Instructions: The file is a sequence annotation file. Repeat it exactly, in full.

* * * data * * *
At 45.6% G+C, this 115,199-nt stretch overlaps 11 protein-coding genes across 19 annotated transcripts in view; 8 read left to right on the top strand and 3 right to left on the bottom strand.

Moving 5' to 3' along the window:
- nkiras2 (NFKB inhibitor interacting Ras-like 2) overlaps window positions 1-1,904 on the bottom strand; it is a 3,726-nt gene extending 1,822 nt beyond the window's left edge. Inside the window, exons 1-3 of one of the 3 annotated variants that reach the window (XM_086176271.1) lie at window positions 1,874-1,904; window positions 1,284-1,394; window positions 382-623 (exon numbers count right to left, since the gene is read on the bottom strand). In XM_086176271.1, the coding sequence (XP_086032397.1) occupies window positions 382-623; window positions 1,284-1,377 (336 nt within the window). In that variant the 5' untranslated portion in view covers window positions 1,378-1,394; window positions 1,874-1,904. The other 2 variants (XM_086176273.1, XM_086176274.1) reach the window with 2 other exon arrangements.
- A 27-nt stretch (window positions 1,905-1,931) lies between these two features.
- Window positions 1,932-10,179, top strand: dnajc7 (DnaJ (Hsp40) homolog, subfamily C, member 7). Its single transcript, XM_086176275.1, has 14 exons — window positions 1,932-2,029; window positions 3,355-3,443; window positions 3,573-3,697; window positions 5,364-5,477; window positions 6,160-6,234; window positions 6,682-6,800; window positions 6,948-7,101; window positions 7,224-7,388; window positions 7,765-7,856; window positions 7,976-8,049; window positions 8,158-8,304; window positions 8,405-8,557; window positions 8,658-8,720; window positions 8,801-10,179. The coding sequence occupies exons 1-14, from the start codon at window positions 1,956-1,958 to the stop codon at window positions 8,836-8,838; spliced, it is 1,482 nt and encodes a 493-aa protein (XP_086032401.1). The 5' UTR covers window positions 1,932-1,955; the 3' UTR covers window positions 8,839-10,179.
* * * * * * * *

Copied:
At 45.6% G+C, this 115,199-nt stretch overlaps 11 protein-coding genes across 19 annotated transcripts in view; 8 read left to right on the top strand and 3 right to left on the bottom strand.

Moving 5' to 3' along the window:
- nkiras2 (NFKB inhibitor interacting Ras-like 2) overlaps window positions 1-1,904 on the bottom strand; it is a 3,726-nt gene extending 1,822 nt beyond the window's left edge. Inside the window, exons 1-3 of one of the 3 annotated variants that reach the window (XM_086176271.1) lie at window positions 1,874-1,904; window positions 1,284-1,394; window positions 382-623 (exon numbers count right to left, since the gene is read on the bottom strand). In XM_086176271.1, the coding sequence (XP_086032397.1) occupies window positions 382-623; window positions 1,284-1,377 (336 nt within the window). In that variant the 5' untranslated portion in view covers window positions 1,378-1,394; window positions 1,874-1,904. The other 2 variants (XM_086176273.1, XM_086176274.1) reach the window with 2 other exon arrangements.
- A 27-nt stretch (window positions 1,905-1,931) lies between these two features.
- Window positions 1,932-10,179, top strand: dnajc7 (DnaJ (Hsp40) homolog, subfamily C, member 7). Its single transcript, XM_086176275.1, has 14 exons — window positions 1,932-2,029; window positions 3,355-3,443; window positions 3,573-3,697; window positions 5,364-5,477; window positions 6,160-6,234; window positions 6,682-6,800; window positions 6,948-7,101; window positions 7,224-7,388; window positions 7,765-7,856; window positions 7,976-8,049; window positions 8,158-8,304; window positions 8,405-8,557; window positions 8,658-8,720; window positions 8,801-10,179. The coding sequence occupies exons 1-14, from the start codon at window positions 1,956-1,958 to the stop codon at window positions 8,836-8,838; spliced, it is 1,482 nt and encodes a 493-aa protein (XP_086032401.1). The 5' UTR covers window positions 1,932-1,955; the 3' UTR covers window positions 8,839-10,179.